Interview: Cihan Yılmaz
What should investors and local entrepreneurs take into account prior to investing in the Kingdom?
CIHAN YILMAZ: Saudi Arabia’s economy is among the 20 largest in the world, and the Kingdom is the only G20 member country in the GCC. The country offers an attractive market for investors and has a stable outlook for the long term. While there had long been barriers imposed on foreign investors, in 2016 the government started an ambitious series of socio-economic reforms, known as Vision 2030. The programme is aimed at diversifying the economy, creating private sector jobs for a growing population, and increasing the private sector’s contribution to the economy by encouraging local and international investment. Vision 2030 offers a number of attractive opportunities for foreign investors and entrepreneurs in several sectors, including health care, finance, housing, education, energy, mining, municipal services and entertainment.
In this context, the many opportunities for foreign investors and local entrepreneurs are available to those who have long-term investment plans. Prior to investment, however, it is important to conduct due diligence and to try to gain an understanding of the market and its socio-economic dynamics as much as possible. When making investments in most parts of the world, one needs to do proper research and be prepared to adapt to what may be an evolving environment, and this applies when investing in to Saudi Arabia.
Identifying local opportunities that align to one’s business model and portfolio is key for any international company looking to engage in commercial activities in the Kingdom. Foreign expertise is still needed to support the growing local workforce in some sectors, and this presents significant business opportunities for those willing to grasp them. The Kingdom has been taking the necessary steps to reinforce and diversify the capabilities of its economy, utilising its key strengths to enable a fully diversified future marketplace and to become one of the largest economies in the world.
How can investors respond to challenges arising from a transforming regulatory environment?
YILMAZ: In the context of Vision 2030, regulations are changing quickly, and one must be prepared for a rapidly evolving environment. Many regulatory changes are taking place at once. The challenge for the public sector is to monitor and keep track of the progress being made under Vision 2030. Several institutions like the National Centre for Performance Measurement have been created for this purpose and have already demonstrated positive results. For the private sector, the challenge lies in closely following the goals of Vision 2030 and the National Transformation Programme in order to be familiar with and prepared for present and future conditions. It is also important to closely monitor the new rules for the tax regime and the standardisation of Customs regulations, which can have implications for supply chain management. Risk evaluation for any project is the most important element for long-term investors, and it can sometimes be difficult to fully assess the risks affiliated with an investment; however, high risks often lead to higher returns.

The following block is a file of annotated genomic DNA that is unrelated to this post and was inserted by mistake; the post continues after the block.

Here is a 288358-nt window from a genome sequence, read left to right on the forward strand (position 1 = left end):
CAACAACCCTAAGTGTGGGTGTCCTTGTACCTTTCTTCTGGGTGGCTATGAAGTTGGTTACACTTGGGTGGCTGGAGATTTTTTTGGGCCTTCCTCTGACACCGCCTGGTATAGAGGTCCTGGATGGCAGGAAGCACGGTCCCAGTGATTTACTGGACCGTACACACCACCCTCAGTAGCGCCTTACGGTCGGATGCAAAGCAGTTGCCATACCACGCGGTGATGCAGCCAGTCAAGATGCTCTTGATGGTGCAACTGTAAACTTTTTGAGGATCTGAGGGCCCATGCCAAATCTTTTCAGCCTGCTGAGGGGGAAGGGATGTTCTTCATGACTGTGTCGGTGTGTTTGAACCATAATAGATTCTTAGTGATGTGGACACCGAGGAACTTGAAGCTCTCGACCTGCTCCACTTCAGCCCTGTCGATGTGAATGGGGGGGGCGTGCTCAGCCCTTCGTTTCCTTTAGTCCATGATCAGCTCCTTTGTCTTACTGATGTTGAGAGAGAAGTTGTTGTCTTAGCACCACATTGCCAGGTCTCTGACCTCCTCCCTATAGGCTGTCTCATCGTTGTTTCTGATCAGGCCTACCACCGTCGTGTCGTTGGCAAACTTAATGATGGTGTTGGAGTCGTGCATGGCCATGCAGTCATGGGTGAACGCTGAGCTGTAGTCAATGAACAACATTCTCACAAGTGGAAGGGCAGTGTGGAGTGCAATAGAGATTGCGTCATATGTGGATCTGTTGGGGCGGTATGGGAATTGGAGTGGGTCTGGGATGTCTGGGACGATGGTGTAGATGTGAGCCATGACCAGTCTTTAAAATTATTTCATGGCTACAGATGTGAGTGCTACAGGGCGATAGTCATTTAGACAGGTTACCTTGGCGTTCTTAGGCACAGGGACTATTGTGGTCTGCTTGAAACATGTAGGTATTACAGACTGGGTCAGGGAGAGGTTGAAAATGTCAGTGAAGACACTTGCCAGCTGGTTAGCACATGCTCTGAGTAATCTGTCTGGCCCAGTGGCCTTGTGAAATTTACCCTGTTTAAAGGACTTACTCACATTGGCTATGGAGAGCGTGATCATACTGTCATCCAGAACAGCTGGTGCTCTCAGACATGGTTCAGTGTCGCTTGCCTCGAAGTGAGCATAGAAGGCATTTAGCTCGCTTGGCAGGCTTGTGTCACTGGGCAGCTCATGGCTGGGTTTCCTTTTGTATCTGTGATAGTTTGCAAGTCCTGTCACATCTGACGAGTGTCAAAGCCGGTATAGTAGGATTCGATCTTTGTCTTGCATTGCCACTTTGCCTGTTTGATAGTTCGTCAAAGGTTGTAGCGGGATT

In what ways has the lifestyle in Riyadh for corporate travellers and new residents evolved recently?
YILMAZ: Recently, the social scene in Riyadh and Saudi Arabia at large has become undeniably more attractive. The Saudi Seasons initiative took place in 2019 and 2020 and brought in a number of new activities, including concerts, circuses, live shows and international pop-up restaurants. For new arrivals to Riyadh, there are things to do every day of the week. There are golf clubs; desert and hiking tours; historical and heritage sites; museums and several stables for those who enjoy horseback riding. Many residents play tennis, and fitness centres are a popular option for people looking to stay fit. The dining scene is one of the best in the region. There is a range of options, and there are a number of renowned international brands, including Cipriani, OKKU and COYA.
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